“This renewal of the moon shall be for you [the Festival of] the New Moons – the first month for you of the months of the year.” Exodus 12:1
A new nation, Israel, is being born, and it celebrates its birth with a new festival and a new calendar. Our calendar has a strong lunar factor, the monthly festival which marks the renewed moon which appears – almost miraculously, but also consistently – from a lightless, frightening sky. The Jewish calendar also has a strong solar element, its first month being Nisan, the time of longer days and agricultural renewal after a cold and lifeless winter.
The key word here is “hodesh”, month, which also connotes “hidush”, change, and “hadash”, new. It is a calendar born of hope, an optimism which arose from the experience of cataclysmic, miraculous social changes which enabled powerless Hebrew slaves to overwhelm mighty Egypt and emerge a free nation.
A stubborn, irrational optimism has characterized the Jewish people for its 4,000-year existence. Even in the worst periods of exile, persecution, torture and pogrom, we proclaimed: “I shall not die, but I shall live, and declare the deeds of the Lord” (Psalm 118:17). This optimism was born on this first Rosh Hodesh, and it emerged out of the miraculous renewal of a family/nation reborn. Hence we are enjoined to remember the exodus from Egypt every day (Deuteronomy 16:3) to celebrate and re-experience it during our Pesach Seder celebration each year (Ex. 13:3), and to study history with an inner vision which sees the marvelous changes wrought by the majestic partnership between God and Israel: “Remember the days of yore, understand the changes [Hebrew shnot, shana, shinui] from generation to generation; ask your father and he will tell you, your sages and they will say it to you” (Deut. 32:7).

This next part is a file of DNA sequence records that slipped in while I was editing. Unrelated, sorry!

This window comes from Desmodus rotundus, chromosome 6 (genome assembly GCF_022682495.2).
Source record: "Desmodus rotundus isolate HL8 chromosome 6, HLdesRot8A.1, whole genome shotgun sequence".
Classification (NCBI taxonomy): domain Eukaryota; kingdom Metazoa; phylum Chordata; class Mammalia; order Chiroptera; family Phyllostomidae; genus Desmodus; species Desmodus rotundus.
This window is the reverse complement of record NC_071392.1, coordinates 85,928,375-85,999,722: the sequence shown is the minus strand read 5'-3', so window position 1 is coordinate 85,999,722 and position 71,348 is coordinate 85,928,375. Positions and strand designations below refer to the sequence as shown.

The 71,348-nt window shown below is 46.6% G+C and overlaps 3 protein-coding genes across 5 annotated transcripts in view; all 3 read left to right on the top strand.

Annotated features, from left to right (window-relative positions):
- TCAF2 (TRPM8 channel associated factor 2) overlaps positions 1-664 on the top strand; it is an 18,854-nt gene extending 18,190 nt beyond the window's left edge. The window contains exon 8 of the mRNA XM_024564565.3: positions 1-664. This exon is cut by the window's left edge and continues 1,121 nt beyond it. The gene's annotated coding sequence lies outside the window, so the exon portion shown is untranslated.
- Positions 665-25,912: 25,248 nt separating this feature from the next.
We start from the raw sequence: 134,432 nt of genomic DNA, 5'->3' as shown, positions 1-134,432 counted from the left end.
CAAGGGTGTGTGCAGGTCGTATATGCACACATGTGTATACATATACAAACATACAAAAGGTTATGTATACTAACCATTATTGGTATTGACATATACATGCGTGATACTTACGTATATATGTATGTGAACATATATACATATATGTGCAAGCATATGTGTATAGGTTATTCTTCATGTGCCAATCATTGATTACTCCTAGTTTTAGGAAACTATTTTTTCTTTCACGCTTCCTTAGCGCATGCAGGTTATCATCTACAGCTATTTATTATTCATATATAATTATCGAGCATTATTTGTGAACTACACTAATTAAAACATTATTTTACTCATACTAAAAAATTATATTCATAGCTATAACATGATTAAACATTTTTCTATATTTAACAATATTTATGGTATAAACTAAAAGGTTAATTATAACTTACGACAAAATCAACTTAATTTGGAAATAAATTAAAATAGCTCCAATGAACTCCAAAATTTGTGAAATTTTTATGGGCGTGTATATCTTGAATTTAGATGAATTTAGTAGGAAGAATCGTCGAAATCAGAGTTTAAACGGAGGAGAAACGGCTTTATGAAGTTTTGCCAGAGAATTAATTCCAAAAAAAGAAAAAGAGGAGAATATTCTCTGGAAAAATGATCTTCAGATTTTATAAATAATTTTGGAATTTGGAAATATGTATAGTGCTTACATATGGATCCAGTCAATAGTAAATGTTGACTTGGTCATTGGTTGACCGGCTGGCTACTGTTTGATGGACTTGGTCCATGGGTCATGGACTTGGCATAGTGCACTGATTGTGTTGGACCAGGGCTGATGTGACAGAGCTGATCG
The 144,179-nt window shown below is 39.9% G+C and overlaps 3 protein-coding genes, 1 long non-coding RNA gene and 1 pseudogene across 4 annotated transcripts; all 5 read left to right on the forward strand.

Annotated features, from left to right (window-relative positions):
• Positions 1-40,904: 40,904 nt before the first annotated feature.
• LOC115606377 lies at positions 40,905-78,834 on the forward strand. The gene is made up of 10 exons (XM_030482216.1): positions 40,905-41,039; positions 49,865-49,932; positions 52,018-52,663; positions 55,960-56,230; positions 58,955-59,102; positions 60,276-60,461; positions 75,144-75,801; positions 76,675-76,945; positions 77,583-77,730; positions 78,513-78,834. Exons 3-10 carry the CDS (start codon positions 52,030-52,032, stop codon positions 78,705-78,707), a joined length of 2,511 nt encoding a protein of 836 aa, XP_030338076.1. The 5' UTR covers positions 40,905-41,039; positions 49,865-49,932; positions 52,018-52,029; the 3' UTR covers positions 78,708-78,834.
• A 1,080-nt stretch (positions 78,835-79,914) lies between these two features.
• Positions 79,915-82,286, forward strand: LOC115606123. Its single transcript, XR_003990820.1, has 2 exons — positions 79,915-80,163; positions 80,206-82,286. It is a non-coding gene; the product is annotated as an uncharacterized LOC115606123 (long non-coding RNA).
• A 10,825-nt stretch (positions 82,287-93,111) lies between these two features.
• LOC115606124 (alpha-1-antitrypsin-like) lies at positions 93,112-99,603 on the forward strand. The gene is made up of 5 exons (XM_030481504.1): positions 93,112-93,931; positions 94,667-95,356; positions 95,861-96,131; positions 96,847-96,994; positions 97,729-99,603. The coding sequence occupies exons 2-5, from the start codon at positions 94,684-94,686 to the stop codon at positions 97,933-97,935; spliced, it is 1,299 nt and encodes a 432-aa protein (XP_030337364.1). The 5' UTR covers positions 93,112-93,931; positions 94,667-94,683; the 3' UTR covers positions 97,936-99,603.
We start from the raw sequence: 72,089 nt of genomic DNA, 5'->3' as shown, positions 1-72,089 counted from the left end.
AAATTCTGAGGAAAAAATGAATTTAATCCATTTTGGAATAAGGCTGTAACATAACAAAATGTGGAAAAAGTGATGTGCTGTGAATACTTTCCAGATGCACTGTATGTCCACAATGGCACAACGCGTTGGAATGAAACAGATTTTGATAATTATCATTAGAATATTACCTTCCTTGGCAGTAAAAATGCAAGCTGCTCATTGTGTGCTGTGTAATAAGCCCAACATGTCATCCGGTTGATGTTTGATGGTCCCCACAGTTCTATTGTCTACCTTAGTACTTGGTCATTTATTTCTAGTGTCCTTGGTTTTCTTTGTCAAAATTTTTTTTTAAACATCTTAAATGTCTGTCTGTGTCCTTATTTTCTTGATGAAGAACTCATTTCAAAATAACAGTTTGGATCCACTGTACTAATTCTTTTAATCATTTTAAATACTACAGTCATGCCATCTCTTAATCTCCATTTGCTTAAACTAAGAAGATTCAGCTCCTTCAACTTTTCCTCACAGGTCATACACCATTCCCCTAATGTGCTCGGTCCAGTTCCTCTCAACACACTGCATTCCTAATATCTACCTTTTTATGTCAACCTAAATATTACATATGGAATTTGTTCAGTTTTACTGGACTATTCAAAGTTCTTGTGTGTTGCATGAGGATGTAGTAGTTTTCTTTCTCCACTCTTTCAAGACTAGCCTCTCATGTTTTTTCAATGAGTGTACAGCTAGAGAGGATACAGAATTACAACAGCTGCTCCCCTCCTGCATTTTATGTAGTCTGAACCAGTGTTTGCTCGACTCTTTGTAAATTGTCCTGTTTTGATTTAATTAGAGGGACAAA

Egypt, Greece and Rome all had the seemingly consistent sun as their god and guide, a beacon which breeds the pessimism of “whatever has been is what will be, and whatever has been done is what will be done; there is nothing new [hadash] under the sun” (Ecclesiastes 1:9) and “tomorrow and tomorrow and tomorrow creeps in this petty pace from day to day, To the last syllable of recorded time” (Macbeth 5:5).
It was the Bible, with its account of the Egyptian change and renewal, which gave the world the symbolism of the moon, the possibility of light emerging from darkness, freedom from slavery, which enabled us to dare hope for a perfected world and a time of peace and Redemption.
Moses was a product of this faith in change and redemption in the midst of slavery and oppression. When we are first introduced to him, we don’t even know if he will survive the homicide decreed against Hebrew male infants. He is anonymous, as a slave is devoid of a name. Likewise, he lacks a clear pedigree: “A man went from the house of Levi and took a daughter of Levi” (Ex. 2:1). It is only four chapters later, when his mission as “redeemer” is defined, that we are given the names of his parents and grandparents.
The family names are extremely significant. I know little about Moses’s parents, but I know a world about his grandparents, who undoubtedly influenced his parents. These grandparents, in the midst of bleak Egyptian servitude, named their son Amram, exalted nation – and their daughter Jochebed, glory to God.
“Exalted nation,” in the midst of slavery? “Glory to God” in the midst of persecution? Apparently, they had the tradition of a “covenant between the pieces,” of an emergence from poverty and affliction, and infused their grandson with that faith. Only one who believes in the possibility of change will struggle to bring it about.
One of the strangest rituals of our people is the “Sanctification of the Moon” (Kiddush Halevana), which takes place on the Saturday evening following Rosh Hodesh (the New Month festival). The congregation leaves the synagogue and assembles beneath the renewed moon. There, they bless the God who “renews the months,” wish each other peace, and sing and dance to words which promise ultimate Redemption – a moon which will never wane but will shine forever with God’s light of love.
Peculiar? Ridiculous? Not at all. A people that believes in a God who is invisible, that has experienced a promised return to its ancient homeland, must continue to dream of a world at peace though most skeptics think it’s impossible!
Shlomo Riskin is chancellor of Ohr Torah Stone and chief rabbi of Efrat, Israel.